Patiromer in Patients With Kidney Disease and Hyperkalemia Receiving RAAS Inhibitors | Journal Scan

Study Questions:

What is the safety and efficacy of patiromer (a nonabsorbed polymer that binds potassium in exchange for calcium, primarily in the distal colon) in patients with chronic kidney disease who have hyperkalemia while receiving at least one renin-angiotensin-aldosterone system (RAAS) inhibitor?


This was a two-phase study: a 4-week single-group, single-blind initial treatment phase and an 8-week placebo-controlled, single-blind, randomized withdrawal phase. In the initial treatment phase, those with serum potassium levels of 5.1 to <6.5 mmol/L received patiromer. Those with a serum potassium within normal range (3.8 to <5.1 mmol/L) at the end of the initial treatment phase were eligible for the randomized withdrawal phase. In the second phase, participants were randomly assigned to continue receiving patiromer or placebo. The primary efficacy endpoint was the between-group difference in the median change in the serum potassium level over the first 4 weeks of that phase.


A total of 107 patients participated in the second phase of the study and were randomly assigned to continue patiromer treatment (55 patients) or to switch to placebo (52 patients). A recurrence of hyperkalemia occurred in 60% (95% confidence interval [CI], 47-74%) of the patients in the placebo group, compared to only 15% (95% CI, 6-24%) in the patiromer group (p < 0.001). Mild-to-moderate constipation was the most common side effect, and occurred in 11% of patients. Approximately 5% of patients in the patiromer group and 2% of those in the placebo group developed hypokalemia (serum potassium <3.8 mmol/L).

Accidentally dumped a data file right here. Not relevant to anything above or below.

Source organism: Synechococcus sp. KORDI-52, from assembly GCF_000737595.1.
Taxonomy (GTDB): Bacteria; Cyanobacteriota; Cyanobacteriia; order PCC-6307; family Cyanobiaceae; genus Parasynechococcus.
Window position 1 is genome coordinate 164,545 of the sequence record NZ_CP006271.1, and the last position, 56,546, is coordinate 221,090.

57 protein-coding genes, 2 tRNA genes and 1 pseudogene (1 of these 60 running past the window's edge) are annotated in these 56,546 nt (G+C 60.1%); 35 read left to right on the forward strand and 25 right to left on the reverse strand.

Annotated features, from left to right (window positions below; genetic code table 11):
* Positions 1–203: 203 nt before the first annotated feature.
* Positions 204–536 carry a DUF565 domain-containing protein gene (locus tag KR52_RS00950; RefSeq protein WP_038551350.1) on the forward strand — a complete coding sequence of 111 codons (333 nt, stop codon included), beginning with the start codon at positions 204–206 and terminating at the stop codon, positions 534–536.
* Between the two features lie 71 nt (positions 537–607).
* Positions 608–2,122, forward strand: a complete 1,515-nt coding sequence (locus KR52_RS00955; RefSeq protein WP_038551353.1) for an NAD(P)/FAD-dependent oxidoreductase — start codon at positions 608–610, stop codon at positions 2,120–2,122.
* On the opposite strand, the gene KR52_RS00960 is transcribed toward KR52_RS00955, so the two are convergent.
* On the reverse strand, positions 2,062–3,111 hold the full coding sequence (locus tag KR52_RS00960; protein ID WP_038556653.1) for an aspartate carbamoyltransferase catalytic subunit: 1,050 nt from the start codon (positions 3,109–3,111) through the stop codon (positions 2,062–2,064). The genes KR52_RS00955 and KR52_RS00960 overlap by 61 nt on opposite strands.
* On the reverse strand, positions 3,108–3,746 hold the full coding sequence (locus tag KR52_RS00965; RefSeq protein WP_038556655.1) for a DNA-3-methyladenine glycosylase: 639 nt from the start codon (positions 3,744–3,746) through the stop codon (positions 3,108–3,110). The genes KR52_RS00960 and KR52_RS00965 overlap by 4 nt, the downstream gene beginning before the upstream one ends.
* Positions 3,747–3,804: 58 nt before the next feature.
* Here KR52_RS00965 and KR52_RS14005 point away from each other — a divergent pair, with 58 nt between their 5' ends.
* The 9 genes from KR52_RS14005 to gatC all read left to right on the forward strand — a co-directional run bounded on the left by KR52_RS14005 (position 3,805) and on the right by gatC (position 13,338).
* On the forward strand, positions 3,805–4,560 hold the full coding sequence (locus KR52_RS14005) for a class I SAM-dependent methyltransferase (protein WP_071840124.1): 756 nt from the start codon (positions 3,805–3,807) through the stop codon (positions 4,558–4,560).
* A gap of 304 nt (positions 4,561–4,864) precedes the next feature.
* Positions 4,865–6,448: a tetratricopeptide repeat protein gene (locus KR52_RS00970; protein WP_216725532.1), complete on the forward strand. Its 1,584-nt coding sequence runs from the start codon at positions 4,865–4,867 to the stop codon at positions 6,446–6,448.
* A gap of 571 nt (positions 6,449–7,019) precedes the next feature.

In patients with chronic kidney disease and hyperkalemia while receiving therapy with at least one RAAS inhibitor, patiromer was associated with a decrease in serum potassium levels, compared to placebo.


This is an important multicenter prospective trial that draws attention to the safety and efficacy of patiromer, a nonabsorbed potassium binder. While the authors demonstrated the efficacy of patiromer in reducing recurrent hyperkalemia, additional data are certainly needed to inform the long-term safety of this agent and establish its efficacy on clinical endpoints.

Clinical Topics: Heart Failure and Cardiomyopathies

Keywords: Hyperkalemia, Hypokalemia, Polymers, Potassium, Prospective Studies, Recurrence, Renal Insufficiency, Chronic, Renin-Angiotensin System, Single-Blind Method

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